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Should you swing your baby?

Posted by Don McLenaghen on July 2, 2011

Baby Swing Yoga

Okay, I will confess when I first saw this I was shocked, stunned and disturbed. It’s a video, well there are several out there, showing a parent throwing their baby around much like a Kung Fu master swings nun chucks called Baby Swing Yoga[1]. My knee jerk reaction was this was horrible and must be stopped. Then I stepped back and tried to take a skeptical look at what I was seeing. First, I should point out that this practice APPARENTLY has been going on for decades[2] and at least one generation has reach adulthood with little evident damage and 2 women are now free divers. The person in the videos says they started the “yoga” practice on the featured child when it was 5 days old.

So let’s go down our skeptical checklist. The obvious thing to compare this to seems to me to be chiropractic. When skeptics have investigated these practitioners there are three main areas that are discussed: weak claims, strong claims and physical manipulation. “Honest” chiropractors tend to make weak claims for their practice; they tend to simply claim physiotherapy benefits directly related to joints, pinched nerves and other conditions directly related to actual manipulation performed. On this ground, most people see chiropractic a valid form of physiotherapy and the claims reasonable and in line with empirical evidence.

Baby Yoga weak claim is that it instills in the child a healthy enjoyment of flowing free in three dimensional space and that it is a valid form of ‘developmental exercise’ and something the children seem to enjoy. Ironically enough, because of the limited and vagueness of the claims, there seems little or no reason not to accept them as true at least anecdotally. The claim that making people more comfortable in ‘free movement’ could be tested, I suppose.

Less ‘honest’ Chiropractors have in the past made strong claims that ‘body manipulation’ as a means to ‘align bodies energy fields’ could cure conditions such as ‘asthma, chronic ear infections, nursing difficulties, colic and bedwetting’[3]. On this ground, the practice is devoid of any valid evidence and is seen as both unethical and quackery.

Listening to the practitioners of Baby Yoga make some claims like, their children learn to walk sooner, talk sooner and are quick learners…there is always the shadow, if not the actual claims, of spiritual ‘woo’ in how they describe the benefits. But again, the claims are so amorphous, unlike the specific health claims made by (disreputable) chiropractors, this could be ascribed to simple marketing although something to keep an eye on (that is I can see people in the future or off camera making these unfounded claims like curing bed-wetting or cancer or something).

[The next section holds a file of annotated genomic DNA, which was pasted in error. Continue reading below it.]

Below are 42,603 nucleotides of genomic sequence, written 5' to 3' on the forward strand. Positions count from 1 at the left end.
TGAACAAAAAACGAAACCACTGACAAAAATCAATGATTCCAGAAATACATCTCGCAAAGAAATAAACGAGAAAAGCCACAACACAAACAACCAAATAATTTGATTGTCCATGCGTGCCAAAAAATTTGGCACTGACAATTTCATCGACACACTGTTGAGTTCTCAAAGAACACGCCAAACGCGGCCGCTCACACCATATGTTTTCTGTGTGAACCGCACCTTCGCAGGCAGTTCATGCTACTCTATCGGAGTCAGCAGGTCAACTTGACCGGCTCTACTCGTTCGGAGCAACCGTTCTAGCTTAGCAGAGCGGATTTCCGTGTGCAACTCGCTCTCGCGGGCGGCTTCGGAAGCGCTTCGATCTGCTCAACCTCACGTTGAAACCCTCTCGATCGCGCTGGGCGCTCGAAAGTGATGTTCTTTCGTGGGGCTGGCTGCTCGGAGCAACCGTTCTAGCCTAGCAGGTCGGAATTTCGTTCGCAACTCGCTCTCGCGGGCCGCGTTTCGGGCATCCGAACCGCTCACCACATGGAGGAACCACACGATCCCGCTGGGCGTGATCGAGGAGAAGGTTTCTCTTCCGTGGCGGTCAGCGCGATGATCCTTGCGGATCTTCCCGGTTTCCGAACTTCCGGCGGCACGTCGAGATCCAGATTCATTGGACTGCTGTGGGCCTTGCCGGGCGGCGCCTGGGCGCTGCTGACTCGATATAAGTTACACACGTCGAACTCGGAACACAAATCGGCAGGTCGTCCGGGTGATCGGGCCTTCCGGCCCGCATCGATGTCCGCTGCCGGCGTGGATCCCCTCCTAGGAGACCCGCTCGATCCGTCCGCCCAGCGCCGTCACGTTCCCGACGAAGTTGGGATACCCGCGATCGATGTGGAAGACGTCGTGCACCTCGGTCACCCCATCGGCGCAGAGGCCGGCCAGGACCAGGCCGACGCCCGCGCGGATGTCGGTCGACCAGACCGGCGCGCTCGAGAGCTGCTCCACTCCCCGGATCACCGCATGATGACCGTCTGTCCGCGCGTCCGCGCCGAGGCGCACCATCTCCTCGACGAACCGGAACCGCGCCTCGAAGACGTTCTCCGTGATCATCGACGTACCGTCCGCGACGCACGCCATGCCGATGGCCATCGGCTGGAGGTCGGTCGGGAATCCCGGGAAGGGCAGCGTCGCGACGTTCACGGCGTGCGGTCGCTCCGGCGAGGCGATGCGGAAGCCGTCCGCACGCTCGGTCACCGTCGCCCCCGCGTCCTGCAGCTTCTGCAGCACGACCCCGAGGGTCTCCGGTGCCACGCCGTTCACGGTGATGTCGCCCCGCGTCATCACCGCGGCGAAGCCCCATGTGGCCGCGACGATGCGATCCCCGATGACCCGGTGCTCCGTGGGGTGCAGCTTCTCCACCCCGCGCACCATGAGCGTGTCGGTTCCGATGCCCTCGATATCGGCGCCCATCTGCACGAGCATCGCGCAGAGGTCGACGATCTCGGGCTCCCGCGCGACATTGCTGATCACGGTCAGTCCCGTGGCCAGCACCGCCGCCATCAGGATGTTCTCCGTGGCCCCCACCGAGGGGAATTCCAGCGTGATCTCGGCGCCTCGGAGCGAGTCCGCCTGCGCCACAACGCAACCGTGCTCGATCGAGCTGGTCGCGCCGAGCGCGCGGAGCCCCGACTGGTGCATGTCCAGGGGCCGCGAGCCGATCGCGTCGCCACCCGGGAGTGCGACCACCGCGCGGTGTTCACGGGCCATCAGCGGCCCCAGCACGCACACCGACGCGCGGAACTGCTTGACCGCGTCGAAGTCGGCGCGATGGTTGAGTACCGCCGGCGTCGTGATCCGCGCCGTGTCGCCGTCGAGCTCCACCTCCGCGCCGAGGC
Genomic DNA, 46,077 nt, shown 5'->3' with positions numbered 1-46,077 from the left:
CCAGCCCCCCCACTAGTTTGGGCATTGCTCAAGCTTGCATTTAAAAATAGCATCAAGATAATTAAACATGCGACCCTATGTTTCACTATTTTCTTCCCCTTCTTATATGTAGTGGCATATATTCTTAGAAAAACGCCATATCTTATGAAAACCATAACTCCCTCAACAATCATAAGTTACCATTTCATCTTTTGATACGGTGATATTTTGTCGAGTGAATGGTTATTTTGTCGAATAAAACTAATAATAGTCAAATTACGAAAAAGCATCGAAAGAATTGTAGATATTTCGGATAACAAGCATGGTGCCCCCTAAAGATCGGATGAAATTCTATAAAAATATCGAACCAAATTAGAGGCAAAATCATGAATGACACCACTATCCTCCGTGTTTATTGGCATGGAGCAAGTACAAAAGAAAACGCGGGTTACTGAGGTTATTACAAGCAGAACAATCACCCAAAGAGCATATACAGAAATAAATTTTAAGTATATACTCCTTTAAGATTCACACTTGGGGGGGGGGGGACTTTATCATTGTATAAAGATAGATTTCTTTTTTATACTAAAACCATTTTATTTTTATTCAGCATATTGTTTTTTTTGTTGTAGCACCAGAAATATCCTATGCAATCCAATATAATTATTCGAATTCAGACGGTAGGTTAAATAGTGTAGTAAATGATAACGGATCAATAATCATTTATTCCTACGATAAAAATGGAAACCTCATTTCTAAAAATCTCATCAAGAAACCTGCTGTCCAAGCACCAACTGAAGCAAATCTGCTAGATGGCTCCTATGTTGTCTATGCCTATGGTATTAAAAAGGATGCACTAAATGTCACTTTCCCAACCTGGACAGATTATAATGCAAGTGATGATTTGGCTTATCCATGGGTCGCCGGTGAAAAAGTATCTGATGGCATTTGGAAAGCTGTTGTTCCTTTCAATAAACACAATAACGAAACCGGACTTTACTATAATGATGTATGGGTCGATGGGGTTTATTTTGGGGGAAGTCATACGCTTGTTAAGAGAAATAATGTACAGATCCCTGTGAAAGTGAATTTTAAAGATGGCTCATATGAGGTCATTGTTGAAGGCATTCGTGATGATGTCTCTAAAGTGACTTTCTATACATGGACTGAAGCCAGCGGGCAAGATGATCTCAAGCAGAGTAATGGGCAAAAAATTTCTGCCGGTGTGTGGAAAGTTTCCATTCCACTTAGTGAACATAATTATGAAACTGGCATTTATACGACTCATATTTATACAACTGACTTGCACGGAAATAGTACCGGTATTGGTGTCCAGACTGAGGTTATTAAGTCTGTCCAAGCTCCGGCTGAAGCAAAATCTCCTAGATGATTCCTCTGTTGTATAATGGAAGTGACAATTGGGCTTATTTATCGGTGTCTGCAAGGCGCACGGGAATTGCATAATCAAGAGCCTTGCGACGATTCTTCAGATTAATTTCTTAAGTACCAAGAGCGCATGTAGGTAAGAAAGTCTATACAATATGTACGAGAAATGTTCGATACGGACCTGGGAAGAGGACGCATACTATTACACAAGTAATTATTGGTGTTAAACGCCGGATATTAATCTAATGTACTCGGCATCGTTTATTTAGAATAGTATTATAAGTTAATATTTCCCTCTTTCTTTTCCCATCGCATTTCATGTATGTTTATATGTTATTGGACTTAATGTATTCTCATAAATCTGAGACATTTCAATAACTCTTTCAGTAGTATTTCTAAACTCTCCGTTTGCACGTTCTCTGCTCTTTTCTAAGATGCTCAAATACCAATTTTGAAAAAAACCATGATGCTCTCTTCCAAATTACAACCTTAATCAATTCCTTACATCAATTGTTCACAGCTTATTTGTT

Lastly, the moments involved in chiropractic manipulation are sudden jarring actions intended to ‘snap’ bone or in a babies case more likely cartilage, into ‘proper alignment’. When done by a properly trained practitioner for a valid medical purpose on an individual of an appropriate age and health, there is little (although some) risk. There have been cases of stroke due to neck manipulation and cracked bones due to inappropriate ‘manipulation’.

In the video the child does not seem to be in pain or discomfort. The actions seem fluid and smooth with no sudden jerks or excessive strains on the child (of course, I am not truly qualified to make such a judgement but have found none yet to say this was anymore jarring or harmful that the usual tossing parents do to little children). Assuming the practitioner is well trained and the child in good health, there seems to be little risk and less risk due to the smooth flowing movements as opposed to the sudden jarring movements of chiropractic.

So, by our criteria, there seems to be little to actually complain about with regards to Baby Swing Yoga, that said just because you CAN do something does not mean you should. It seems quit plausible that one could put a child in a modified car seat and do the “swinging” to simulate the ‘free flowing’ of the yoga but with a much larger degree of safety. The manipulation of the joints may be said to be important but this is not part of the weak claims and would require more empirical evidence to support.

There is also the ‘copy-cat’ risk factor. We as assumed so far that the people performing the yoga are well trained and will ensure the safety of the child; however one of the reasons that the video was pulled from YouTube was not due to the pornography (of pedophilic type) but the worry that untrained people will start throwing their children around to gain the ‘benefits’ of the yoga. These amateurs may inadvertently create harmful amounts of force and twist/swing in joint damaging ways…it could even result in broken bones or death due to stress.

The last issue I had was with the age the yoga was started. The child in the video started the ‘exercise’ at 5 days old…to me this just seems WAY too early. Assuming you think that there is benefit to have this done to a child, there should be a minimum age and 5 days does not seem appropriate. I think one year old (two? Three?) would provide all the beneficial effects claimed while ensuring that the child was better capable of handling any ‘mis-swing’ that may result in injury and the base health of the child would be known.

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